But there is government, and likely people in a position to say "You can't do that!" to wealthy merchant families that want to stir the pot by financing revolutionary movements in North Harchong and Desnair.In practice, South Harchong could likely tell North Harchong to go pound sand now. What, precisely, could North Harchong do about it? I believe South Harchong's membership in the Harchongese empire has been increasingly nominal for some time. Given that the Harchong Sea and the Gulf of Dohlor separate North Harchong from South Harchong, doing something about it would require the Harchong Navy to ferry troops across and land them to spank the South Harchongese. I suspect the ICA might prevent that just on general principle. )All this suggests to me that the Northern Aristos will fight tooth and nail to prevent any part of the MH to move down south. That sort of weapon will allow South Harchong much more freedom to tell the North to pound sand any time they believe the cost of compliance is worth the effort to avoid compliance to any Imperial policy.
The principal factor keeping the Harchongese Empire intact is tradition, with the Emperor a symbol that all can point to and say "We are all Harchongese and loyal to the Emperor." But textev indicates the Emperor reigns but does not rule, and Imperial proclamations get filtered through the Emperor's council (or whatever the equivalent body is called in North Harchong) and the Imperial bureaucracy. The Emperor can likely say whatever he wants, but what is done is a rather different matter.How might they prevent it? They certainly don't want the MH back in North Harchong.The only way the North will allow it is if there is a benefit to the North in having the MH move South.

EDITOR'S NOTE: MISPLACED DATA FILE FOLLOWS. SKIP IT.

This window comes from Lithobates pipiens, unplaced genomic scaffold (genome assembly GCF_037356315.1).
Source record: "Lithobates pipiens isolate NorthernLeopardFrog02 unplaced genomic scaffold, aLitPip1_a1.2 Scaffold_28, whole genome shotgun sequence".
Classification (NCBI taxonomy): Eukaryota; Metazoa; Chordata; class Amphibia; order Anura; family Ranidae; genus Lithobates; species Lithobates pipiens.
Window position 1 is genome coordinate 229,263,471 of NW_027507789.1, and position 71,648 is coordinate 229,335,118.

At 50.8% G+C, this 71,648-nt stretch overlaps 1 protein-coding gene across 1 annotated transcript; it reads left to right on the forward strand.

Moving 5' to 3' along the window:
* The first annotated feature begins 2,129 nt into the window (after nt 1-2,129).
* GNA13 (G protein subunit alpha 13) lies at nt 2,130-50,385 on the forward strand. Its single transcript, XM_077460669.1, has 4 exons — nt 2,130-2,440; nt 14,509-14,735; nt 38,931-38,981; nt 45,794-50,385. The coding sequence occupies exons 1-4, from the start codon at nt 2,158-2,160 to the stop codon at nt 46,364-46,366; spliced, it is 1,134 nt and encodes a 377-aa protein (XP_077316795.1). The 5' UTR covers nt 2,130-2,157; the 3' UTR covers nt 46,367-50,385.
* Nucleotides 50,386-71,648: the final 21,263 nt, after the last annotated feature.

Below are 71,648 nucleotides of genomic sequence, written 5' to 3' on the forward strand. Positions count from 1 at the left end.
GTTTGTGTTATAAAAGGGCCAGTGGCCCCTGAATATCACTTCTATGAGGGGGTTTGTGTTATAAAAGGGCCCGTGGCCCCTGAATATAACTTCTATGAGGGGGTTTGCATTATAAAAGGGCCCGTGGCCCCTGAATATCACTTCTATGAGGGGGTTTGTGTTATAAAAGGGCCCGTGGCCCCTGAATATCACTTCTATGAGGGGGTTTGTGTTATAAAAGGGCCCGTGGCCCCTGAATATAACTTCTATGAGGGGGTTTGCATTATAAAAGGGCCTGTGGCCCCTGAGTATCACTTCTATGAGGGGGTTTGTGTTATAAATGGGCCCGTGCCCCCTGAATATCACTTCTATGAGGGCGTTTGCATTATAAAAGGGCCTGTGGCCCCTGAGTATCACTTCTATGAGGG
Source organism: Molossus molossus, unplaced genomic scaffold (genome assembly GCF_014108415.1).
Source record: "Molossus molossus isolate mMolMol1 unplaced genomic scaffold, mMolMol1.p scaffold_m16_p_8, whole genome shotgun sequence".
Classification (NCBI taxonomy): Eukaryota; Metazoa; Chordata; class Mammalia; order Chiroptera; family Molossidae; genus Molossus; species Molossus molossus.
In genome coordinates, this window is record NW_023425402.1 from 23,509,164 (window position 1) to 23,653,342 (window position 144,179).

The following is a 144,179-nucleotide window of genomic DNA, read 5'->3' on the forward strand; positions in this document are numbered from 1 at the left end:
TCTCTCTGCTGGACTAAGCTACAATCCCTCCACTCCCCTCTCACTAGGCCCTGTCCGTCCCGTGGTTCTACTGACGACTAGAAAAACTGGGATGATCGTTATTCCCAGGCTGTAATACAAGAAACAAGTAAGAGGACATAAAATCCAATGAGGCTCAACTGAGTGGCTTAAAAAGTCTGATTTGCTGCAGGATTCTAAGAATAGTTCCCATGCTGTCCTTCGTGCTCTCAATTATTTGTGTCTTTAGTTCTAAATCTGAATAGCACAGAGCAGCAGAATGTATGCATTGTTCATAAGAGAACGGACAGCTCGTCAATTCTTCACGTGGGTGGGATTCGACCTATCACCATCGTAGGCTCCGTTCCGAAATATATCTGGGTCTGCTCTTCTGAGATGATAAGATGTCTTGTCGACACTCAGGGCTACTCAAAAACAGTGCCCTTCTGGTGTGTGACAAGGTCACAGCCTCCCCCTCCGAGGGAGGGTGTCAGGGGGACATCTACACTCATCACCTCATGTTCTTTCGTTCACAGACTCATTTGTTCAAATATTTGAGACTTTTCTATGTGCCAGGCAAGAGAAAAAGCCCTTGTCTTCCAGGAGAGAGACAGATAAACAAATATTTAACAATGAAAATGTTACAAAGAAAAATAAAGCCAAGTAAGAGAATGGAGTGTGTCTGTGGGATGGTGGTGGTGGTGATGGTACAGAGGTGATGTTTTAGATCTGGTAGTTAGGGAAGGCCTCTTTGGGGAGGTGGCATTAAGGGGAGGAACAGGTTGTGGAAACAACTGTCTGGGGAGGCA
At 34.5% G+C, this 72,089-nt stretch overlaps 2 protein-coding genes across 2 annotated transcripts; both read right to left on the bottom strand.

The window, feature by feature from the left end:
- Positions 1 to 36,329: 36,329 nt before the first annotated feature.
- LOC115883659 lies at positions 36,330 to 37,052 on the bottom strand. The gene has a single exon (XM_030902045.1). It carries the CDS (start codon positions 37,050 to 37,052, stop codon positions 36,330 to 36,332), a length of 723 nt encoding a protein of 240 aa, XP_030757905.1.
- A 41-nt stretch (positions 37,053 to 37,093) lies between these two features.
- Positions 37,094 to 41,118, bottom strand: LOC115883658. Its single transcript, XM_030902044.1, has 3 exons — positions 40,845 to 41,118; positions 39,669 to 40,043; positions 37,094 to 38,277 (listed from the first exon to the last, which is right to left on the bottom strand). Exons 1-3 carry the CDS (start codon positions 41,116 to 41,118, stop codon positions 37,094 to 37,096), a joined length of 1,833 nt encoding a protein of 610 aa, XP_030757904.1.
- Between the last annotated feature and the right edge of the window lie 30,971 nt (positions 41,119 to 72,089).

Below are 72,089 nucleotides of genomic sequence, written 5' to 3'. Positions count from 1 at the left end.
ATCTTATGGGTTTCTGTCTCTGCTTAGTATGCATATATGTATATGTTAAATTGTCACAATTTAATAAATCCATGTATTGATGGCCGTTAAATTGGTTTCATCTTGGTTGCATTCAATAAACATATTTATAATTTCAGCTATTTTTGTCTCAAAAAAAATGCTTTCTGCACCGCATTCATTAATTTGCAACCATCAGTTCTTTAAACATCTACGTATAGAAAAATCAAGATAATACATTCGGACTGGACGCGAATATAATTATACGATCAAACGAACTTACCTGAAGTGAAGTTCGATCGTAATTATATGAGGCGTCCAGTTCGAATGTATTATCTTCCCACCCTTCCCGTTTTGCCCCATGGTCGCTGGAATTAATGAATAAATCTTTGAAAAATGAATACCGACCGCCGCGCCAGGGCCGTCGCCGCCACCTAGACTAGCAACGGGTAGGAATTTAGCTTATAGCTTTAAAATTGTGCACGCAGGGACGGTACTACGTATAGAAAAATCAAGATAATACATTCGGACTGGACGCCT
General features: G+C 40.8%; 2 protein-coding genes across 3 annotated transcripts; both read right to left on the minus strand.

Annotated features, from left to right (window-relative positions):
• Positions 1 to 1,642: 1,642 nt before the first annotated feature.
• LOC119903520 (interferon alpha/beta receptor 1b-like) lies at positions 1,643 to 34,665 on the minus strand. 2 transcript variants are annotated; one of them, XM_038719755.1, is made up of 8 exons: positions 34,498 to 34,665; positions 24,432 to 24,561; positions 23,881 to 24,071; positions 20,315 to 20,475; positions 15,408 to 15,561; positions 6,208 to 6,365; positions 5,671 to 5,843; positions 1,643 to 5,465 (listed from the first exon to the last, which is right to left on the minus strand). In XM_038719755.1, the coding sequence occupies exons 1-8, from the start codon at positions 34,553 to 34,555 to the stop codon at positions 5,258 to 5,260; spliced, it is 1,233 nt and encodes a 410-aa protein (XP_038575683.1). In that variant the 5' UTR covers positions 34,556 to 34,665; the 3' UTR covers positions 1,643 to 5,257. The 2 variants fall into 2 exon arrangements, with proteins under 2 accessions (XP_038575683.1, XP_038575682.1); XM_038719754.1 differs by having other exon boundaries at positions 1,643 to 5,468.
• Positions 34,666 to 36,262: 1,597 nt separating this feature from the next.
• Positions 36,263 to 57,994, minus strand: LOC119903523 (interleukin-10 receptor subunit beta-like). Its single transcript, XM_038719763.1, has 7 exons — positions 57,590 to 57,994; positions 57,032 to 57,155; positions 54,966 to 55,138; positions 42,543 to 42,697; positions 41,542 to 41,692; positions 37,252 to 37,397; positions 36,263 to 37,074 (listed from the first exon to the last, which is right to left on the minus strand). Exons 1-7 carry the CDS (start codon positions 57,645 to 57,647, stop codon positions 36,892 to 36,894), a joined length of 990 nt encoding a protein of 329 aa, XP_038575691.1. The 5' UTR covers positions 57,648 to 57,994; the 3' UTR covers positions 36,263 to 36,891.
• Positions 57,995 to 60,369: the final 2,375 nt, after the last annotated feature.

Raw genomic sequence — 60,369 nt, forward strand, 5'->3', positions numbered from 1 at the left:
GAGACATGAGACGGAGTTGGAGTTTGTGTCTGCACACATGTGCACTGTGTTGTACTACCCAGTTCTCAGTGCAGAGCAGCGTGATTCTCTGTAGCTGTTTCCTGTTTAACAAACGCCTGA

The challenge with the MH going to South Harchong is simply getting them there.Same practical problem as having them go to South Harchong. How do they get there?One example would be a war of conquest against Desnair. Adding Desnair to the imperial tax base would be worth letting the MH kill itself in Howard. The longer that fight continues, the fewer soldiers will be around to cause mischief. After the war is over, those soldiers can provide the garrison for Desnair.
The land route requires them to march through the Grand Duchy of Silkiah. You can assume Silkiah will not be thrilled by that, and its borders have been confirmed in perpetuity by Charis and Siddarmark.
An alternate would be staging through Dohlar or a Border State like Tanshar or Sabana, then proceeding by sea, but who provides the transport? I'm not sure North Harchong has the lift, and I don't see the ICN permitting it.The last thing North Harchong wants is for the MH to return home. As mentioned, the thought of a couple of million peasants and serfs who have been given modern weapons and training coming back to a system that treated them as less than beasts of the field (because the beasts cost money and have definable value) would be enough to have any rational North Harchong great noble waking up in a cold sweat. They have to be aware the returnees would not simply resume being oppressed when they have the power to resist it.I seriously doubt letting the MH anywhere else in Harchong doing anything else will make the North comfortable.
What will happen to the Mighty Host is a really good question. I think Lord Protector Stohnar's concerns about what will happen to Rainbow Waters if he tries to return home are justified, but I doubt he would actually be assassinated. Anyone who tried would have a lot of fun getting close enough to make the attempt. The response of pretty much anyone in the MH to a threat to Rainbow Waters is likely to be "You will do that over our dead bodies. Come and try it and see who actually gets dead."